Companies providing telecommunications services to these countries would have to complete an annual report disclosing their due diligence investigations. Such reports must make it clear that the countries receiving the technology have a demonstrated respect for human rights. The bill would also require that the U.S. government maintain a list of technologies that could be used for censorship or monitoring, and companies would be prohibited from exporting those technologies to any government on the “Internet-restricting countries” list.
In May 2012, the U.S. Senate passed an amended version of a House bill (H.R. 1905), which would require the U.S. government to impose sanctions on individuals and companies that transfer or facilitate the transfer of sensitive technologies to Iran or Syria, or provide services for such technologies. Potential penalties for these activities would include automatic denial of U.S. export licenses, ineligibility for U.S. government procurement contracts, and prohibitions on transfers of credit or payments through U.S. financial institutions. The House and Senate bills have differences that will have to be worked out in a conference committee. Once a single bill has been created, both houses will have a chance to vote the final bill up or down.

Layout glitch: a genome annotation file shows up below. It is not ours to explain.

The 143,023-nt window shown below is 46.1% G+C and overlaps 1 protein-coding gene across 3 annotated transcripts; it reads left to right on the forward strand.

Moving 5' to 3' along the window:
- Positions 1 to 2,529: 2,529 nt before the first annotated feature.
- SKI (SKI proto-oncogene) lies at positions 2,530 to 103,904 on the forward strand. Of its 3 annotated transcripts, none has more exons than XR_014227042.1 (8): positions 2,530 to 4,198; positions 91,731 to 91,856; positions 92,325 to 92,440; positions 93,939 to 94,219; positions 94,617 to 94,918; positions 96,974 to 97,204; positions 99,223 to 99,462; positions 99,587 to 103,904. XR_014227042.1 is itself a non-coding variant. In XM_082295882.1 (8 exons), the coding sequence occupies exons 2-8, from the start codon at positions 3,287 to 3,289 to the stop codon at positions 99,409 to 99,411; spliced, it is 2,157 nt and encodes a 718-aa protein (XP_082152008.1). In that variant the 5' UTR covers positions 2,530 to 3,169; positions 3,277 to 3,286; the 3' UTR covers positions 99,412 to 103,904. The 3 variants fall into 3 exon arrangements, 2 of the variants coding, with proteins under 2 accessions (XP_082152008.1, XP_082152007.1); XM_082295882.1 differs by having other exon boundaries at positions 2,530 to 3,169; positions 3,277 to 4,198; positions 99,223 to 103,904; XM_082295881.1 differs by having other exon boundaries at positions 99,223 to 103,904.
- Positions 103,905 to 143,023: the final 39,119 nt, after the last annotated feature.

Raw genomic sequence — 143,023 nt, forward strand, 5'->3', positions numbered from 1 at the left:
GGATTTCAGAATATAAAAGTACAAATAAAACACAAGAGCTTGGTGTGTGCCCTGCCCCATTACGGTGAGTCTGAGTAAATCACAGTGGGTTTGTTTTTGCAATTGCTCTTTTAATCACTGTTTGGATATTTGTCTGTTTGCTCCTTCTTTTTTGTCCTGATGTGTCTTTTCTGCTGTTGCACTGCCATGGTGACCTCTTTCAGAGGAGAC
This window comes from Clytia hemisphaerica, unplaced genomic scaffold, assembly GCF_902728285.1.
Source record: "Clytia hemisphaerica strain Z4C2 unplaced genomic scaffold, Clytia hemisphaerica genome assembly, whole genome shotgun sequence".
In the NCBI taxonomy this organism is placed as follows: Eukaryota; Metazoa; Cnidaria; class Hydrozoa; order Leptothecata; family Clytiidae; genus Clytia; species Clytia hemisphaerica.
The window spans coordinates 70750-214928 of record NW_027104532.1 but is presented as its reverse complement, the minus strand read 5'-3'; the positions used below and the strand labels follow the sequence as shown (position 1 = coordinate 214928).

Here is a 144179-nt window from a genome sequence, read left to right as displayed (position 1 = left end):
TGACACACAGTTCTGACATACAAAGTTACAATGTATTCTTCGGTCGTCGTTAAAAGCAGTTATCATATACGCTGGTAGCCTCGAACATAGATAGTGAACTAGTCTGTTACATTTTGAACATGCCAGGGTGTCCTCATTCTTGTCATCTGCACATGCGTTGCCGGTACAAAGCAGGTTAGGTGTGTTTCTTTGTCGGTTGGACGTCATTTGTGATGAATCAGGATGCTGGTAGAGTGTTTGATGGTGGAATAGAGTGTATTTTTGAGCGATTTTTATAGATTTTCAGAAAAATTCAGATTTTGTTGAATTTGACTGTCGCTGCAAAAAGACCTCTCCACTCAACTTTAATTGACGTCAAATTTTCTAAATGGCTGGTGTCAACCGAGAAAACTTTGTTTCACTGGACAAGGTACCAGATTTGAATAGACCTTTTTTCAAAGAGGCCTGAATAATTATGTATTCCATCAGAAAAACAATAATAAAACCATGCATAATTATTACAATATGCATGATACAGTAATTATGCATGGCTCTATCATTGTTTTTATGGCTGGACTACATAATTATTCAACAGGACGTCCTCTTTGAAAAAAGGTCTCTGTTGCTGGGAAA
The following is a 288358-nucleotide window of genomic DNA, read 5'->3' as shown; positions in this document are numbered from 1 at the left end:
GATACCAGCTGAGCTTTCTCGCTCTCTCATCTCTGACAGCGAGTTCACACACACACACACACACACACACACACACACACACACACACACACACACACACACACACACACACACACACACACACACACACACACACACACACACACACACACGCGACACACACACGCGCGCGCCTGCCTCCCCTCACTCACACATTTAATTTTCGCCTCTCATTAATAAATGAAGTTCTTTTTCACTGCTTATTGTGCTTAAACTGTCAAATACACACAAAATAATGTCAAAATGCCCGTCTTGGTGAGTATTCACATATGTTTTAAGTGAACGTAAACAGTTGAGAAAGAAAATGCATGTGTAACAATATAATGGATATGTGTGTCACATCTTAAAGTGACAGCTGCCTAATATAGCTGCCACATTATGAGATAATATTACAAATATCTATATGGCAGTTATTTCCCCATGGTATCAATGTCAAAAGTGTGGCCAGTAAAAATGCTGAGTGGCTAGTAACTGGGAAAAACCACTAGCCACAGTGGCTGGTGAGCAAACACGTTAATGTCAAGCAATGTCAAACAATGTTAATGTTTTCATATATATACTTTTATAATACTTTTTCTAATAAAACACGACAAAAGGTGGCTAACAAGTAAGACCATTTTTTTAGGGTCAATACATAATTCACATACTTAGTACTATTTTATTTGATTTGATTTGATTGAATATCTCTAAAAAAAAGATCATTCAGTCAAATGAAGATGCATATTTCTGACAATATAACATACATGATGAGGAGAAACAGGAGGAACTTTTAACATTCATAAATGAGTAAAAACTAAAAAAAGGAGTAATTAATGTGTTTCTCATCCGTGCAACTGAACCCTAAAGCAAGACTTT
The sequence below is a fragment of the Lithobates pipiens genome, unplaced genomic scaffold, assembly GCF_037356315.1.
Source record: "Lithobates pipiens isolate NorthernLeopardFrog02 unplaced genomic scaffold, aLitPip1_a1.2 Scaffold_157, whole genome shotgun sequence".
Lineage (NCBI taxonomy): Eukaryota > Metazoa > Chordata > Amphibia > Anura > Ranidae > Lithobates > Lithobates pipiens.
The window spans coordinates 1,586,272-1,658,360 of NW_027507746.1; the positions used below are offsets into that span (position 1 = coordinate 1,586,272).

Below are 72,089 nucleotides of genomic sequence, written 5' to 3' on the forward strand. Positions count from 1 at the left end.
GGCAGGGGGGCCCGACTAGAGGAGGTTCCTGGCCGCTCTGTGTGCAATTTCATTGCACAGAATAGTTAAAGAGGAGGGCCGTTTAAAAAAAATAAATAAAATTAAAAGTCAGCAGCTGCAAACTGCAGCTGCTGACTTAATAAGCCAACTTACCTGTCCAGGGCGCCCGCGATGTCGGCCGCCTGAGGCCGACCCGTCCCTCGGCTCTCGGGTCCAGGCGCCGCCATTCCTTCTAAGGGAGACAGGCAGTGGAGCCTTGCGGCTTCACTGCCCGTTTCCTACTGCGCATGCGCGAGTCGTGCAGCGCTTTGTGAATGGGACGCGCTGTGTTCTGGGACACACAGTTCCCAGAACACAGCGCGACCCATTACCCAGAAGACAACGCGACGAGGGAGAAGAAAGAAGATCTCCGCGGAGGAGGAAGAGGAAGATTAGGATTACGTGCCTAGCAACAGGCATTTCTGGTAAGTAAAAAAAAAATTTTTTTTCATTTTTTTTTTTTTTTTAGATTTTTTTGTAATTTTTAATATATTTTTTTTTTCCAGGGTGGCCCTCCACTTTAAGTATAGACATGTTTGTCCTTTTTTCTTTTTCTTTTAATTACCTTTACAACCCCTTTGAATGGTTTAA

Meanwhile, an executive order signed by President Barack Obama in April 2012 achieves much of what the House and Senate bills aim to cover. The order, in part, blocks the U.S. property and interests in such property of any individual or group determined to have aided the Iranian or Syrian government in the acquisition or use of NSTs to commit human rights abuses. Although the order imposes a different type of sanction from those imposed by H.R.1905, the prohibitions are similar.
On the enforcement front, the U.S. government has been investigating and penalizing companies for unlawful exports of NSTs. For example, in December 2011, the Commerce Department’s Bureau of Industry and Security (BIS) took action against two parties, Waseem Jawad and Infotec, for allegedly selling NSTs to Syria in violation of U.S. sanction laws against that country. Relying on the NSTs’ serial numbers, the U.S. manufacturer, Blue Coat Systems, Inc., was able to confirm that its devices, allegedly exported by Jawad and Infotec, were being used by a telecommunications company located in Damascus, Syria. The parties are now subject to a license requirement—and thus rigorous U.S. government scrutiny—for the receipt of any export subject to U.S. jurisdiction.
The government is also conducting numerous probes into the sale of NSTs to repressive regimes by U.S. companies. For instance, BIS is investigating NetApp Inc.’s alleged sale of a multi-million dollar NST system to the Syrian government. According to reports, the government investigation was prompted by the company’s own discovery and internal investigation of the sale. The system, which was allegedly designed to intercept and catalog e-mails circulated through Syria, was purchased by Italian company Area SpA and, in turn, sold to the Syrian government. In addition, both BIS and the FBI are probing a major Chinese telecommunications firm, ZTE, and its U.S. subsidiary for selling $130.6 million worth of NST technology to Iran.